Cytoplasmic dynein, a major minus-end directed microtubule motor, plays essential roles in eukaryotic cells. Drosophila oocyte growth is mainly dependent on the contribution of cytoplasmic contents from the interconnected sister cells, nurse cells. We have previously shown that cytoplasmic dynein is required for Drosophila oocyte growth and assumed that it simply trans-ports cargoes along microtubule tracks from nurse cells to the oocyte. Here, we report that instead of transporting individual cargoes along stationary microtubules into the oocyte, cortical dynein actively moves microtubules within nurse cells and from nurse cells to the oocyte via the cyto-plasmic bridges, the ring canals. This robust microtubule movement is sufficient to drag even inert cytoplasmic particles through the ring canals to the oocyte. Furthermore, replacing dynein with a minus-end directed plant kinesin linked to the actin cortex is sufficient for transporting organelles and cytoplasm to the oocyte and driving its growth. These experiments show that cortical dynein performs bulk cytoplasmic transport by gliding microtubules along the cell cortex and through the ring canals to the oocyte. We propose that the dynein-driven microtubule flow could serve as a novel mode of fast cytoplasmic transport.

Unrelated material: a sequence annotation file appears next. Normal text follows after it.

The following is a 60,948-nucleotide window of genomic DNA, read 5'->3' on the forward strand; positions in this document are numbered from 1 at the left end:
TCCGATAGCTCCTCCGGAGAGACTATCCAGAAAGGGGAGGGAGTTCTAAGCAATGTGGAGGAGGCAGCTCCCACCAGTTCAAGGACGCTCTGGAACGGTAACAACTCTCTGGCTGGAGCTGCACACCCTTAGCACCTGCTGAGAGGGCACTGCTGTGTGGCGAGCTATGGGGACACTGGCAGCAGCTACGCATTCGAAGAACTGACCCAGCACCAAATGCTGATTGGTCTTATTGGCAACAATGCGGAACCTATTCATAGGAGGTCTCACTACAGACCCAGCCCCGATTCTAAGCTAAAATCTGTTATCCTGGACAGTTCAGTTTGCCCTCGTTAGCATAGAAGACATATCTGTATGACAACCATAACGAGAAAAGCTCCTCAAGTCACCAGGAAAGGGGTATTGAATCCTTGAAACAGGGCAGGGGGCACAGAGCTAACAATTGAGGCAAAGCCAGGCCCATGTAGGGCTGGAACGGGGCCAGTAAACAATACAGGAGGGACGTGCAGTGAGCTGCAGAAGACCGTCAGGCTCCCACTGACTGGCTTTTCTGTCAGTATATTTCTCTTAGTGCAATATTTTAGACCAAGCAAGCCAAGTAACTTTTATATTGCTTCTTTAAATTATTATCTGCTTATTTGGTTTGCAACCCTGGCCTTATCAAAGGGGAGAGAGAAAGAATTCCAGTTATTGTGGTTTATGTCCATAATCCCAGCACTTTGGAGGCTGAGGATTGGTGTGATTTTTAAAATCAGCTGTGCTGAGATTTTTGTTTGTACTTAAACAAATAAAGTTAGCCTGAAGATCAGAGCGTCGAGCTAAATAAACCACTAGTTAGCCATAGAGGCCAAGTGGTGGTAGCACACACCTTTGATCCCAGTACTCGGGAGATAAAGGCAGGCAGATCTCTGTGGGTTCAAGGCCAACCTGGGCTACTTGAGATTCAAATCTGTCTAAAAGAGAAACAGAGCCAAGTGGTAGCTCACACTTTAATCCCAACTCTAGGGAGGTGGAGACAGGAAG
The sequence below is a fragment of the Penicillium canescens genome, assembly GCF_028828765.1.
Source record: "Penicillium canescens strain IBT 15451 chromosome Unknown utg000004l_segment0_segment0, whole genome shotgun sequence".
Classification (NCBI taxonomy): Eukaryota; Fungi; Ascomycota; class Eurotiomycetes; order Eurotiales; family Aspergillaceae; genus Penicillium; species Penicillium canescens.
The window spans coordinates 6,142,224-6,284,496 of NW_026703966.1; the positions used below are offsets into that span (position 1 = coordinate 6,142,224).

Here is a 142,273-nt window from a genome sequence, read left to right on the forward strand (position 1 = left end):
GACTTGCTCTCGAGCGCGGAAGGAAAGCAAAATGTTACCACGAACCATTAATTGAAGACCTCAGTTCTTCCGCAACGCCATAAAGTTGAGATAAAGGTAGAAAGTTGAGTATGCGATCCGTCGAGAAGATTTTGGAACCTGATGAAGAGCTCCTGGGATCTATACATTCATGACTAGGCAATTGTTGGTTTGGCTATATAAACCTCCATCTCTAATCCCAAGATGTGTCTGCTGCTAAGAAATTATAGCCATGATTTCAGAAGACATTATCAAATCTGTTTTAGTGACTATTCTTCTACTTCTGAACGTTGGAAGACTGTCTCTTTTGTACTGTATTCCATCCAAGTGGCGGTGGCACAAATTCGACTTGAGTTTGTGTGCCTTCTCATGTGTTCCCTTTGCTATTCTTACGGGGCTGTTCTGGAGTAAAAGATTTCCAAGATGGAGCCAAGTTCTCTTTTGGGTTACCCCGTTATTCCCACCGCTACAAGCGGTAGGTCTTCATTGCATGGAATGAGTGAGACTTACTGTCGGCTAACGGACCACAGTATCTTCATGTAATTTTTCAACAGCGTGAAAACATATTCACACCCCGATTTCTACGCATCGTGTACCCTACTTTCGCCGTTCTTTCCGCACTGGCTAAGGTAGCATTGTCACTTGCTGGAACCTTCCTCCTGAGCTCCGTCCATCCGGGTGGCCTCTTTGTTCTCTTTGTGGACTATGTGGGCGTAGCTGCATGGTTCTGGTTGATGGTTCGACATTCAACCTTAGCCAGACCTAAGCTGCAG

ASJC Scopus subject areas
- Biochemistry, Genetics and Molecular Biology(all)
- Immunology and Microbiology(all)